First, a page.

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Trust backs FAST campaign

Published: 13/03/2012

Stroke consultants at Warrington and Halton Hospitals NHS Foundation Trust are backing the new national stroke campaign that was launched at the end of February.

Dr Otaiku, stroke lead for the trust commented,

“Most people affected by a stroke are over 65 but a stroke can affect anyone of any age so it’s essential we all know what to do if someone is having a stroke and how we can prevent one. The Act FAST on stroke campaign proved instrumental in helping people recognize the signs of a stroke and get the appropriate help fast.”

The Act FAST on stroke campaign has been given a new burst to encourage people to be more aware of the first signs of a stroke. Originally launched in February 2009 with hard-hitting imagery to highlight the visible signs of stroke, the Act FAST campaign is designed to inform the public about FASTFace, Arm, Speech, and Time to call 999. FAST is a simple test to help people to recognise the signs of stroke and understand the importance of emergency treatment. The faster a stroke patient receives treatment, the better their chances are of surviving and reducing long-term disability.

As with previous bursts, the campaign aims to:

Re-launching the Act FAST campaign is expected to help more people recognise the signs of stroke so that they can help family, friends and others should a stroke occur.

The campaign asks the public to remember the following:

Face – Has their face fallen on one side? Can they smile?
Arms – Can they raise both arms and keep them there?
Speech – Is their speech slurred?
Time – Time to call 999 if you see any single one of these signs.

Stroke is the third leading cause of death in England each year, accounting for 10% of deaths (more than 45,000). It kills more women than breast cancer. Being seen early after the onset is crucial to the effectiveness of stroke treatments.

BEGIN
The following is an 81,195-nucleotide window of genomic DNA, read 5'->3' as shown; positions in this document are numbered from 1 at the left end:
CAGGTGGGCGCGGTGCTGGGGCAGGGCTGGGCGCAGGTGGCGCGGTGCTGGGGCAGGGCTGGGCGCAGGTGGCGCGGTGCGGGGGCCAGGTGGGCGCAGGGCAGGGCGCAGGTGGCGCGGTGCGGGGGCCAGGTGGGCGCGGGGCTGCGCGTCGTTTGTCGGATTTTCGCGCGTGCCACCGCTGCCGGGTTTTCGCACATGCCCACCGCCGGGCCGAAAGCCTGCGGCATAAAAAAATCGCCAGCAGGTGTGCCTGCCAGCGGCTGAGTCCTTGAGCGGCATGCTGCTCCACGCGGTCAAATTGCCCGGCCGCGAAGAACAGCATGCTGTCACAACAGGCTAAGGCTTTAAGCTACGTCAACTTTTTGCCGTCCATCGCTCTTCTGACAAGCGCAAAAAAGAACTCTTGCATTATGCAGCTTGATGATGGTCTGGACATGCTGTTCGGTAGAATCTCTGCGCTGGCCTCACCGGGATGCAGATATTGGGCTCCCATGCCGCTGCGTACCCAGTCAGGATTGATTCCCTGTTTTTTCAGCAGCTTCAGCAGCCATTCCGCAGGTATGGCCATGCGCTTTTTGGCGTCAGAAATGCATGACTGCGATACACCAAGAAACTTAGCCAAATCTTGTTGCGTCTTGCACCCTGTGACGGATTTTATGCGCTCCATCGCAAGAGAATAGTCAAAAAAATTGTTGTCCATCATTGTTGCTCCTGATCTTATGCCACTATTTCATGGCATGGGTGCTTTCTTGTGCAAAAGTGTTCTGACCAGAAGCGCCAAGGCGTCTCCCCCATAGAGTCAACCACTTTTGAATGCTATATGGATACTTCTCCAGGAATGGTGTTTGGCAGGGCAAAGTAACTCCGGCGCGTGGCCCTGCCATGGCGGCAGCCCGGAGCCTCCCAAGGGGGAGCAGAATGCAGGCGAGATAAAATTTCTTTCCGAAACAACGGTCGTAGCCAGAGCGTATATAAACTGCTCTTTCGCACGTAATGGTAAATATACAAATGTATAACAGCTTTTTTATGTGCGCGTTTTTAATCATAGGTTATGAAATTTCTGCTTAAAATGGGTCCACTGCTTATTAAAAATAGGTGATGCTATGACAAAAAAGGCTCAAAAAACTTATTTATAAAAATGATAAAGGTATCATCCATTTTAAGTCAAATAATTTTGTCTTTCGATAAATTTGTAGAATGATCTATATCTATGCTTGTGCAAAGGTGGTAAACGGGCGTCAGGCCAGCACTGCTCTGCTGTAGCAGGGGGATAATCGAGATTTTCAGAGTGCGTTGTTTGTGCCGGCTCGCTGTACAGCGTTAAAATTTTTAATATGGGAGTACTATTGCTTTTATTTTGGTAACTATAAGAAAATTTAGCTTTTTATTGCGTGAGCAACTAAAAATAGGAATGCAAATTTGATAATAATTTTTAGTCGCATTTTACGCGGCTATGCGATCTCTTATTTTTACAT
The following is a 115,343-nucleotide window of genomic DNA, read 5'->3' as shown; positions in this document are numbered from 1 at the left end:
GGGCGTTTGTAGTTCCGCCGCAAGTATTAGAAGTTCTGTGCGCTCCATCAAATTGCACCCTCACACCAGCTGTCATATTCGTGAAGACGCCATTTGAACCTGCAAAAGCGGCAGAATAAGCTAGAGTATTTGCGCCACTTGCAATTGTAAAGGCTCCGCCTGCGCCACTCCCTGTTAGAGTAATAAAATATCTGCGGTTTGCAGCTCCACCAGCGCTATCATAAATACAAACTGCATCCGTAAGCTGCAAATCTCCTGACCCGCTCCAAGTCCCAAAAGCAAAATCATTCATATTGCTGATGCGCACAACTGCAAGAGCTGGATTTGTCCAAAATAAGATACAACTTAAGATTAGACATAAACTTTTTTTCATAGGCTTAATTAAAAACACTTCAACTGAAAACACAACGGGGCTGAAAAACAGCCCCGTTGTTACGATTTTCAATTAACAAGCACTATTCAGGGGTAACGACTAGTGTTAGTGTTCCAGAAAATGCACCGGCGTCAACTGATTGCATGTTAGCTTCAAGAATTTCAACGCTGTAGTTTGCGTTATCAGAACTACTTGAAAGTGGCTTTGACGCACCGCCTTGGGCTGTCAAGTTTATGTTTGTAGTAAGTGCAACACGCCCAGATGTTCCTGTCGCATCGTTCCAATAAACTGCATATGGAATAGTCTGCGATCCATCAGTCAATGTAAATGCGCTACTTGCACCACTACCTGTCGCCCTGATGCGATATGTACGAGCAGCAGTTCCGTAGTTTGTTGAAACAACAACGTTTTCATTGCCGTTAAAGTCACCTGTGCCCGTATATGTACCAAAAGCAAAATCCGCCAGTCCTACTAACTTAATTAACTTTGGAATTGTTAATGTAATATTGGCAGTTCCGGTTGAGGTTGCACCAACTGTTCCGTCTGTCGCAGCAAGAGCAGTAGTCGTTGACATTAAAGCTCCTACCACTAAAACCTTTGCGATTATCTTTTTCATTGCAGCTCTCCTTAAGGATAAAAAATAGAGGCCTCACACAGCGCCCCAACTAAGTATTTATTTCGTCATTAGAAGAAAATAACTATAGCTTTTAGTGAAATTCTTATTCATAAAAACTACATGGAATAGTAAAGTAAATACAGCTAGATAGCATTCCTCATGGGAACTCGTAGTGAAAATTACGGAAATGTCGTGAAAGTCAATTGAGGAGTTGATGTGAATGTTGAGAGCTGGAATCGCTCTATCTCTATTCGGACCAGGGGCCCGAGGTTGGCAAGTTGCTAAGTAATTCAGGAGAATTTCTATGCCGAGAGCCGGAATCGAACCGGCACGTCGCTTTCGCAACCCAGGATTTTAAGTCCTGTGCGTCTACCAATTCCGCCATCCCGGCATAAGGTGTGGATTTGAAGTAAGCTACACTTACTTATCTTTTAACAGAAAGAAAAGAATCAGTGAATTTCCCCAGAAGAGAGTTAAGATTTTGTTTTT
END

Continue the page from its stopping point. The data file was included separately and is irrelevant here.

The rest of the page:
Last year 497 people were admitted to Warrington Hospital to be treated for a stroke and 141 for a TIA (transient ischaemic attack). A transient ischaemic attack (TIA) causes symptoms similar to a stroke. Some people call a TIA a mini-stroke. With a TIA, the symptoms go completely within 24 hours (whilst with a stroke, the symptoms usually longer lasting, more than 24 hours). The most common cause is a tiny blood clot in a blood vessel in the brain.

The acute Stroke Unit at Warrington Hospital works to meet the growing need for stroke care and provide some of the best possible care and rehabilitation in the region but prevention still remains better than the cure.

In July 2011, the trust extended its thrombolysis service to 12 hours at Warrington Hospital, from 8.00am – 8.00pm, Monday-Sunday. After 8.00pm patients are now transferred to Whiston Hospital, rather than Aintree University Hospitals NHS Foundation Trust in Liverpool. The thrombolysis treatment is only appropriate for a small number of stroke patients and needs to be administered quickly, hence the importance of developing the service locally as a partnership between Warrington and Whiston so that patients do not have to travel to Liverpool.

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